Subject: Re: another word on 'digest'
To: Alistair Crooks <email@example.com>
From: Hubert Feyrer <firstname.lastname@example.org>
Date: 03/09/2001 14:08:55
On Fri, 9 Mar 2001, Alistair Crooks wrote:
> + up until now, cksum has been one of the basic building blocks for
> pkgsrc. Zoularis has to do some horrible hacking to get it to work,
> which is distinctly non-portable
So if Zoularis is the problem, fix it.
> + cksum is not statically linked
Why is that important?
> + md5 was not added to cksum in a particularly scalable way
> + no rmd160 or sha1 algorithms are available in cksum
Well, why not replace the current cksum implementation with digest
then? As far as I understand, digest does most things cksum does now, and
if digest is coded in a scalable way, the missing things should be easy to
add. But see below if we really want that...
> + the code in bsd.pkg.mk to determine the path of md5 should be
> completely unnecessary. I get nasty feelings when pkgsrc depends on
> system components in NetBSD, because it makes it more difficult for
> other systems. (To illustrate this, say that I add md5, sha1 and
> rmd160 functionality to cksum. On NetBSD, where does the new binary
> go? in /usr/bin, as it is now? If it happens like that, how do you
> work out easily whether cksum has sha1 functionality? Run-time check?
> RCS Id check? Or a bug is found in our implementation of one of the
> newer algorithms. I then have to check libc versions? It starts to
> get hairy. We haven't even started talking about multiple versions
> on Solaris or Linux).
I don't see why this shouldn't work as in pkg_install now.
Replace pkgtools/digest with security/cksum that has
NO_PKG_REGISTER(?) set, and be done.
Plus there's always the way to put things into pkg_admin, if you want
REALLY tight integration. See below.
> I really wanted to distribute source with pkgsrc (it's small enough),
> keep it lean and mean, and build it as and when we need it.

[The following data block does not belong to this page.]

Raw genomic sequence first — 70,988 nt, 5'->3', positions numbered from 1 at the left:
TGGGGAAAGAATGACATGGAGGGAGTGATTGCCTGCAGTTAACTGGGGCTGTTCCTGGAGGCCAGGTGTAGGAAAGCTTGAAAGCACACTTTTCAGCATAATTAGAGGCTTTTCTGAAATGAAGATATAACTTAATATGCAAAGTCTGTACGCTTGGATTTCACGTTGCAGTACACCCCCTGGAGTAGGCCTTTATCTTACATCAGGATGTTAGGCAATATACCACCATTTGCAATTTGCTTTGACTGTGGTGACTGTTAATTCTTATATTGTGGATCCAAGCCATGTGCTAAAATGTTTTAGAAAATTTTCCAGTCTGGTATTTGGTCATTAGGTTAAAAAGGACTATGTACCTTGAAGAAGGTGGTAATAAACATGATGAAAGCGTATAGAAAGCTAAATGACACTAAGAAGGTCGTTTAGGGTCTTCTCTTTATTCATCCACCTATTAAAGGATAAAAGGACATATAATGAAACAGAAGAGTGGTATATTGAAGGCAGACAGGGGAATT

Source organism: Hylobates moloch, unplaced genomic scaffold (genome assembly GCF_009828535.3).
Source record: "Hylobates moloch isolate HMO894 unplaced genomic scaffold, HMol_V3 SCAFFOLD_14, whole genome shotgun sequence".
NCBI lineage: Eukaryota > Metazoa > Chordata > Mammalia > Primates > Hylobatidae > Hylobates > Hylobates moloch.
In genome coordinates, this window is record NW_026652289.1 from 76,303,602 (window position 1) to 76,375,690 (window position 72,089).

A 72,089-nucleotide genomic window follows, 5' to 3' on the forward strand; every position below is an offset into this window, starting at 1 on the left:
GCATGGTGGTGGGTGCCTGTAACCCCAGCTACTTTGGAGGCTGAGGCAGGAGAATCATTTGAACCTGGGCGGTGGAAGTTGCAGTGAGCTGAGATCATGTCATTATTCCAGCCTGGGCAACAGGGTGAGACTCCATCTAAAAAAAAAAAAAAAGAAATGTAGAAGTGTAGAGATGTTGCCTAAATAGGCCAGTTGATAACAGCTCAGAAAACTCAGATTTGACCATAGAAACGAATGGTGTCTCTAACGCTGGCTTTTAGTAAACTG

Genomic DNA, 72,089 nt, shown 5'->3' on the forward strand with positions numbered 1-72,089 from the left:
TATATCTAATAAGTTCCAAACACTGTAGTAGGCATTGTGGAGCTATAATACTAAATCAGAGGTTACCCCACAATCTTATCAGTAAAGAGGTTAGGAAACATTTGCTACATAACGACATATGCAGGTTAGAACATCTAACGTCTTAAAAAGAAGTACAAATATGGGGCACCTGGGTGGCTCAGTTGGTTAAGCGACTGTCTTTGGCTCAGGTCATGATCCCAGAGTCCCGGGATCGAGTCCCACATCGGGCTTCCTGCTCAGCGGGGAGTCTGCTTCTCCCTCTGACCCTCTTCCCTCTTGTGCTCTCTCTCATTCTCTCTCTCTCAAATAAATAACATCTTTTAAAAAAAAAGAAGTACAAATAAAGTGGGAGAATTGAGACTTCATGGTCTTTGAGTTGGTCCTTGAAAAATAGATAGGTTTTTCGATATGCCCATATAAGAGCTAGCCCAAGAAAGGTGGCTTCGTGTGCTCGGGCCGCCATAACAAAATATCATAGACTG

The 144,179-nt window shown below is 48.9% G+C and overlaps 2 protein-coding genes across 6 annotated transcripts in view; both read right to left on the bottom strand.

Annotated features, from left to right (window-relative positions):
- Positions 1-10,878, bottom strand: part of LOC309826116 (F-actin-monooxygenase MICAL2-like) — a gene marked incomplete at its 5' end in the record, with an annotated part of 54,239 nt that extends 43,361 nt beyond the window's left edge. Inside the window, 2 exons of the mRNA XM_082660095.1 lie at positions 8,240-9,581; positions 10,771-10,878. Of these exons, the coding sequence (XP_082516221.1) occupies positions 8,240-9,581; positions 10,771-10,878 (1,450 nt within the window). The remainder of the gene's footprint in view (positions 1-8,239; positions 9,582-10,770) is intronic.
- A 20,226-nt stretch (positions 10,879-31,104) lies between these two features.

This again makes me wonder why we don't put pkg_* sources into pkgsrc then
by that reasoning.
> Now, as to why I didn't put it in the pkg_install tools:
> + I don't consider it related to the pkg_install tools (the
> pkg_create checksumming is still done with md5 from libc).
> + why not put a "pkg_" prefix on it? Because it's a utility for
> checking hash values. If we followed the same logic, we'd have
> ffs_cp, timesheet_vi, or www.netbsd.org_mozilla.
But why put it into pkgsrc/pkgtools then?
> + there are new algorithms that I want to add to digest RSN, once I've
> confirmed their results.
> + there are areas of use for this outside pkgsrc, but I don't want to
> go into that here
Wouldn't one use openssl then?
Sorry, but the B-word comes to mind...
> It's interesting - this is one of the smallest packages I've ever added
> to pkgsrc, and yet it's the one that has encouraged the most dissent.
> I'm obviously losing my touch.
Maybe. At least the integration of this seems questionable.
One question that remains unanswered is why the checksumming inside
installed/binary packages was not changed at the same time, and was
obviously left out in the design of this whole new checksum framework.
If someone ever wants to fix that, he'll have to go through big troubles
to do this, due to the implementation method chosen for this.
One way for a solution that fits all parts of pkg_*/pkgsrc would be to put
the checksumming code into pkg_install/lib, then make pkg_admin a frontend
-- which would allow you to do the interfacing that cksum(1) lacks and
that yet another program was chosen -- and modify pkg_create, pkg_delete
and whatnot to use the checksumming code from pkg_install/lib.
Hubert Feyrer <email@example.com>